Chang recommends practicing daily "mental health hygiene" that involves asking yourself questions such as "What's working well?" "What did I do for my mental health today?" and "Why do I enjoy going to work?"
Burnout doesn't have to be a part of life
01:24 - Source: CNN
Raleigh, North Carolina CNN  — 

Record numbers of Americans have quit their jobs this year. More than 40% of workers are reportedly thinking about doing the same. After 18 months of societal turmoil, workers are burned out.

“The last year and a half has had a huge effect on burnout, stress, depression around the world, really, and so we’re not the same,” said Jeanie Chang, a North Carolina-based licensed marriage and family therapist. “This is a changed world, a changed workplace.”

While the concept existed before the pandemic – the World Health Organization recognized workplace burnout as a legitimate medical diagnosis in 2019 – research has found it has soared in the era of face masks, social distancing, and working from home.

Chang enjoys streaming K-dramas with her husband, Jonathan, to manage stress. "Escapism is necessary at times," she explains. "It's not bad. It's about moderation."

‘No one is immune’

As millions of workers are discovering, burnout can happen to anyone. “No one’s immune,” said Chang.

Burnout can come from not feeling valued at work, like being overlooked for a promotion, Chang adds. It can develop from being overworked, not having clear boundaries, and be compounded with pressures at home, especially for parents and caregivers. It might even stem from indirect trauma, like emotionally fraught stories in the news.

In her practice, Chang said she often sees the toll of microaggressions and emotional labor burning out clients of color.

“Marginalized communities are more affected,” Chang said, “because their narratives are not always validated.”

Culture can also influence burnout. Having grown up in a culture reluctant to address mental health, Chang unsuccessfully tried to ignore the stresses of her fast-paced journalism job in her early 20s. “You can love what you do but go into burnout because you’re not managing your stress effectively,” said Chang. She ultimately had to leave the industry.

During a particularly stressful time, Chang ignored a medical issue that ultimately resulted in hearing loss. She warns neglecting mental health concerns can lead to physical health issues as well.

Stress vs. burnout

While stress is an everyday part of the human experience, burnout doesn’t have to be, Chang said. It’s normal for stress to leave you feeling overwhelmed. But that emotional response is a key differentiator, she said.

“Burnout looks very different than stress,” said Chang. “It’s where you’re disillusioned, underwhelmed, and the term is ‘blunted,’ where you’re emotionally just flat. Nothing really fazes you anymore.”

You may lose interest in the things you used to enjoy. Daily functioning may suffer. You might find yourself questioning everything. Others might recognize changes in your personality.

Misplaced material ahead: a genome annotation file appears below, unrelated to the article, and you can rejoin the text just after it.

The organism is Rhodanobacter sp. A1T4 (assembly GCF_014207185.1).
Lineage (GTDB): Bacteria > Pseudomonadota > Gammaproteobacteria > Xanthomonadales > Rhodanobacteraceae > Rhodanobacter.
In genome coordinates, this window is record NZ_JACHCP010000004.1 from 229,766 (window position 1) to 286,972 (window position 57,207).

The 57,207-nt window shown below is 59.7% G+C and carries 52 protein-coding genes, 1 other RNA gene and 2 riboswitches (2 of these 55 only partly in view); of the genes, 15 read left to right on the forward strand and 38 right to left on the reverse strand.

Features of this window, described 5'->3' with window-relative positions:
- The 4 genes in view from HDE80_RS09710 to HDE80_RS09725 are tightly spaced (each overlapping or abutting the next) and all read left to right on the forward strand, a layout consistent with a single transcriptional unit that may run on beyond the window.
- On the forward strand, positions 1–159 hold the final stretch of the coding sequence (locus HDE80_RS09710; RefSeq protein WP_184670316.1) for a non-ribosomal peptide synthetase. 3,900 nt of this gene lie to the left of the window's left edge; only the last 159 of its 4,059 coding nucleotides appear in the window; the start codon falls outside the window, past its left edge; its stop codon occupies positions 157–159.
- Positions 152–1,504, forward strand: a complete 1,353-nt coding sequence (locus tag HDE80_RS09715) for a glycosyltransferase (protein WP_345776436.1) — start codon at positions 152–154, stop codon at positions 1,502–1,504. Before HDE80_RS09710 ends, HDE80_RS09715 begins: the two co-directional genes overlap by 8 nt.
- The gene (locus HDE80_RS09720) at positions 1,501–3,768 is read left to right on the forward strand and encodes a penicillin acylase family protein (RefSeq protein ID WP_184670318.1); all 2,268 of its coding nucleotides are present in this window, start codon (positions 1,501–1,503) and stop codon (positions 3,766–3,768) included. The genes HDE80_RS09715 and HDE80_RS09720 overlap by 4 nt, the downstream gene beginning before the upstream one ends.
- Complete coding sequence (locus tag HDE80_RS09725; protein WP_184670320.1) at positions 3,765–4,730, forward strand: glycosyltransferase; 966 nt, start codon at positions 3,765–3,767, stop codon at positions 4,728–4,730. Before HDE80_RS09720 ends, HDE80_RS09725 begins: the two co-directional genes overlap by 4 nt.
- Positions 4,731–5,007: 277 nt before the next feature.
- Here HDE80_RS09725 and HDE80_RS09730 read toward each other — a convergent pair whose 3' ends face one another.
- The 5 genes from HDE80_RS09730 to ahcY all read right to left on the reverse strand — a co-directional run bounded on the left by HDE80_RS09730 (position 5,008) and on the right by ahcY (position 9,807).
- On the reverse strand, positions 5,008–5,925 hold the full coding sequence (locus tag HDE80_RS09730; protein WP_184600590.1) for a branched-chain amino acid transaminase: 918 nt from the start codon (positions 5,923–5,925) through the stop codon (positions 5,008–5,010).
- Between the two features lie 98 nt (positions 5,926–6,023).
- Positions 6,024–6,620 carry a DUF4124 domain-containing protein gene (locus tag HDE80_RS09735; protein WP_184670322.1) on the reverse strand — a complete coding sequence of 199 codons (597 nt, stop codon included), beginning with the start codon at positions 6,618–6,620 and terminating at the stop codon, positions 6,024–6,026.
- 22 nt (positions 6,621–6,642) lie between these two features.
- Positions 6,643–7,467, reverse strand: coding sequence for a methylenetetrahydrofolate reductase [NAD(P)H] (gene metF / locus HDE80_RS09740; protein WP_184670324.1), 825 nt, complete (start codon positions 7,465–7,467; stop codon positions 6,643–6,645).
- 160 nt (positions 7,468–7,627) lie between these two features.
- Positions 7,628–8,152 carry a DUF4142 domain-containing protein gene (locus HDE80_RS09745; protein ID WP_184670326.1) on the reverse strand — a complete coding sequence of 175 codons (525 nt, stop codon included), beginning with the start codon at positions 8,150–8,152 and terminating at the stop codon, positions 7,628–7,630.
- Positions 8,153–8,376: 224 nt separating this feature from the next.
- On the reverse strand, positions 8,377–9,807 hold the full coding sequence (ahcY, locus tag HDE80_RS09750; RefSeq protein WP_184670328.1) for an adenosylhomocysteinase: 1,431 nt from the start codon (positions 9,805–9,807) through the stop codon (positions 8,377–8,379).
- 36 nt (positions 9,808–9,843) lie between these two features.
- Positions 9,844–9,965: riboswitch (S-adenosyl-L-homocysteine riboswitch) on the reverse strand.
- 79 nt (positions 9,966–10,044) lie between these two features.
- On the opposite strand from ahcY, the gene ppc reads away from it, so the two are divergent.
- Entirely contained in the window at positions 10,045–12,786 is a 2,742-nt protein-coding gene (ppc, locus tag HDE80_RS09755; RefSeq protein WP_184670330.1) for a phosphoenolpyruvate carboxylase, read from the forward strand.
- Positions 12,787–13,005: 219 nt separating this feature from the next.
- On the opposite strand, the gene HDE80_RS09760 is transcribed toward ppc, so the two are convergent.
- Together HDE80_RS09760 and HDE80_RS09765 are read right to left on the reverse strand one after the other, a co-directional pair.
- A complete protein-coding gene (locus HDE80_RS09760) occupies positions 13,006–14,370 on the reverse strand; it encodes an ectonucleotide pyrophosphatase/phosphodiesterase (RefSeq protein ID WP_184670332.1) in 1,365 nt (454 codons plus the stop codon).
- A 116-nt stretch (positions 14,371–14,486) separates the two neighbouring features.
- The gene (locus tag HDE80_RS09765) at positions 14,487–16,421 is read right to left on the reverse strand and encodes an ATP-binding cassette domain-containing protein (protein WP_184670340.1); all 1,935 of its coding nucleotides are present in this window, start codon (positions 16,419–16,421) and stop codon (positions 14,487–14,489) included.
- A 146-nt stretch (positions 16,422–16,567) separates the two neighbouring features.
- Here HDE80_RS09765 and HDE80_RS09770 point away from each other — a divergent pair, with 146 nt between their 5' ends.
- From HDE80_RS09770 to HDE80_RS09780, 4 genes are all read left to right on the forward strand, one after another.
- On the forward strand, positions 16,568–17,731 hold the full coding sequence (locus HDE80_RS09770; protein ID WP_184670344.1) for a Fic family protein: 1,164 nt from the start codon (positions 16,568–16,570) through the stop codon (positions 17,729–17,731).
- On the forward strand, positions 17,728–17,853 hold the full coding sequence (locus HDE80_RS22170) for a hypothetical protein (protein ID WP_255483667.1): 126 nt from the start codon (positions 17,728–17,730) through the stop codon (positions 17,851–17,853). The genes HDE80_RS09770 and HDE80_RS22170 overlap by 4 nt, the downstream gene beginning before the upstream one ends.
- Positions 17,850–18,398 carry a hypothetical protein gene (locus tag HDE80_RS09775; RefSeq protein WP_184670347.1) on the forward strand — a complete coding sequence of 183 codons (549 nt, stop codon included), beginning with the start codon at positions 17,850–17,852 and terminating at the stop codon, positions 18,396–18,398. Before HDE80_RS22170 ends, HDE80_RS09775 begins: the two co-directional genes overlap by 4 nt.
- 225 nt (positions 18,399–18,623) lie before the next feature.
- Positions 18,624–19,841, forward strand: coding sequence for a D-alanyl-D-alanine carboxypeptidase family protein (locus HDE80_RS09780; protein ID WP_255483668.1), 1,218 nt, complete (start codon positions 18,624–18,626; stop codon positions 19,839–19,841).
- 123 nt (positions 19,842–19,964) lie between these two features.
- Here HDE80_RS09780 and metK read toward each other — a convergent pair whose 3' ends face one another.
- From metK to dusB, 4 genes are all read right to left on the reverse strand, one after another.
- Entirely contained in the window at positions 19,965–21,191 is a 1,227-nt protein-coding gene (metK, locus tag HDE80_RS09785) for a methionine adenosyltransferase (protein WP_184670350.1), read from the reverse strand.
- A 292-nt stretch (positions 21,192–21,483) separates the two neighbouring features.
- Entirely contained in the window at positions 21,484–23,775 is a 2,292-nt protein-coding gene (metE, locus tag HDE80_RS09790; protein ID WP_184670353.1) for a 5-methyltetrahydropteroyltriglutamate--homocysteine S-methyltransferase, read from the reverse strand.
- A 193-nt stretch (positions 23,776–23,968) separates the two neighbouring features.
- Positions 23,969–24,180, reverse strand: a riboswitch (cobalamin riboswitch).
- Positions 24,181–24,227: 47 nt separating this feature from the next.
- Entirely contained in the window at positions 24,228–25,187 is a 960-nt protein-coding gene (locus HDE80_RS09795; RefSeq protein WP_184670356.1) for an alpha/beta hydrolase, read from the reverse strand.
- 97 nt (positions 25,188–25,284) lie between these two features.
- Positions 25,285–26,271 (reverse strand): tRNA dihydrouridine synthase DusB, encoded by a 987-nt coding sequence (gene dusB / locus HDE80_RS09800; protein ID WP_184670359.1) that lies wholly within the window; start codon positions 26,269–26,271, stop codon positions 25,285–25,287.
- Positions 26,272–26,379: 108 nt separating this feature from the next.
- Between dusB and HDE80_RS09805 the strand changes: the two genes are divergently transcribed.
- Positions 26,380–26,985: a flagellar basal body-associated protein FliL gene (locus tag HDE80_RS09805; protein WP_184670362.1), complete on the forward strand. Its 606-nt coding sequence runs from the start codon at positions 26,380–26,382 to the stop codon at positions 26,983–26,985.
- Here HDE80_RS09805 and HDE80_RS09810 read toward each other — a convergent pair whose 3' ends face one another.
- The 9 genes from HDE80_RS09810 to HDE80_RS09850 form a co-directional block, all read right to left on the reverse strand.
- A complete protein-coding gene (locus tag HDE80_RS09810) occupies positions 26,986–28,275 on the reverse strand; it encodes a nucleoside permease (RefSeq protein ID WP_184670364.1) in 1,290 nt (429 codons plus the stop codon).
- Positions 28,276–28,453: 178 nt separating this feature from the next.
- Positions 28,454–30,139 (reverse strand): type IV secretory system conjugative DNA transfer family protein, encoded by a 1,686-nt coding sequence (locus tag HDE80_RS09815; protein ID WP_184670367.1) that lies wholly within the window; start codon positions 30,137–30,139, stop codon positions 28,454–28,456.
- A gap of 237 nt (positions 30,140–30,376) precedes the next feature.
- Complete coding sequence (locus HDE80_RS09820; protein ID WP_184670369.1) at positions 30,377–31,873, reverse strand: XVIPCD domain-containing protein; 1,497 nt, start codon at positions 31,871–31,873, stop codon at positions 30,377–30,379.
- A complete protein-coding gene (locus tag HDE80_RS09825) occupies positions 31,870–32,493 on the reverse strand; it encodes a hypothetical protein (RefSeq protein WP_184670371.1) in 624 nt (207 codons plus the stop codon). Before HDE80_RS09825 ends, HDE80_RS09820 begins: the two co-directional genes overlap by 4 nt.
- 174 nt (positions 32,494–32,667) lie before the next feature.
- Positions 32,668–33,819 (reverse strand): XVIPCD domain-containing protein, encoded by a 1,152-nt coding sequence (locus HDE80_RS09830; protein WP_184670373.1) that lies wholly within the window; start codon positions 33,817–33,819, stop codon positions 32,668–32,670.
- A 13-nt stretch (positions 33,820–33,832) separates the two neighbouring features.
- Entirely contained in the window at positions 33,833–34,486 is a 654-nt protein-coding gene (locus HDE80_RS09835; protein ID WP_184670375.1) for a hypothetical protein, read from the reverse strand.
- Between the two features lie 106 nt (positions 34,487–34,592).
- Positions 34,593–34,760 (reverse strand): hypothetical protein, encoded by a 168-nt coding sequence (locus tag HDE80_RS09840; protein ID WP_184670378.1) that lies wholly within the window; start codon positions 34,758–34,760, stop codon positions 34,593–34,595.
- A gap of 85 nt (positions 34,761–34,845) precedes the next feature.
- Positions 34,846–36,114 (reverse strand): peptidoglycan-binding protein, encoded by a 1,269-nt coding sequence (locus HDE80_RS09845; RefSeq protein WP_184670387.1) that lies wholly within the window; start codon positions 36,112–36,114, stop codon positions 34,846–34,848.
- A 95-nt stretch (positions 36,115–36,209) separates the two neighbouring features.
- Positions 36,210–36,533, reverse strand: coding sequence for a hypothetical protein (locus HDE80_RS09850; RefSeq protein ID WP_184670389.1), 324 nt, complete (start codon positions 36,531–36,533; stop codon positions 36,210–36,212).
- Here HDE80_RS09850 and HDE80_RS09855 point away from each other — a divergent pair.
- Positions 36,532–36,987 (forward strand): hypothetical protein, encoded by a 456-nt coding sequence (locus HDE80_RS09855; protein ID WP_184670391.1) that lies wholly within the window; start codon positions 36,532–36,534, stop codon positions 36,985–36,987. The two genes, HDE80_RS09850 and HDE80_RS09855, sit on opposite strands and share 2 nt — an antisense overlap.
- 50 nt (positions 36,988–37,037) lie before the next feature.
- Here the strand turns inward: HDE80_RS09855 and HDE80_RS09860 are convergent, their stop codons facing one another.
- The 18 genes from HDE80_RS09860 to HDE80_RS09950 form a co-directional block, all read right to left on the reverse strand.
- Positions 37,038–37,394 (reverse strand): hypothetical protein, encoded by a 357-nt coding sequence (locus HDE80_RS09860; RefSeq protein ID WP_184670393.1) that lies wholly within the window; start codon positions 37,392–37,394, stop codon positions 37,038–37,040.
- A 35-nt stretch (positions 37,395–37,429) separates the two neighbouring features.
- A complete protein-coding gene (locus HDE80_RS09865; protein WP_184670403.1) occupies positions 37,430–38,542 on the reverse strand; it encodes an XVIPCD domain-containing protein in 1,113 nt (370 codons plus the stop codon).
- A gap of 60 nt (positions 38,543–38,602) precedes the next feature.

Burnout can look like or occur alongside depression, so Chang believes it’s important to seek professional help if you notice warning signs.

Chang plays tennis with her family to have fun and unwind. When it comes to quality time with loved ones, Chang says "you have to be purposeful about it. It's easily overlooked."

Not one-size-fits-all

Left unchecked, burnout can wreak havoc on the body. A 2020 study links burnout with atrial fibrillation, the leading cause of stroke in the United States. Chang said she suffered sinus infections and pneumonia for months after her own experiences with burnout.

That’s why catching burnout early – or preventing it outright – is so important. But Chang cautions there’s no one-size-fits-all solution to individual recovery. While some workers may need a temporary break from their job, others might need to leave their role or switch industries.

“Burnout can take years to get to. And then burnout could just as quickly go away when you pivot once. But then also it could take years to get through,” Chang said, noting it took her several months. “It’s different for everybody.”

Chang says her mini Goldendoodle not only helped her cope during the pandemic but also fostered a deeper connection with her children.

Managing daily stress

It’s crucial to learn to manage your stress on a daily basis, said Chang. The first step is validating how you are feeling and why. Learning to spot your triggers and boundaries will help you gain a sense of control.

Also think about the things that get you “excited in life” and try to make them a daily habit. For Chang, it’s watching K-dramas (Korean TV shows), going on walks, spending time with her family and playing with her mini goldendoodle puppy. She credits those activities with preventing burnout after a particularly hectic time earlier this year.

“You can build your own resilience daily,” said Chang. “We all have resilience. We need to work hard to build it. And that’s the process of preventing burnout.”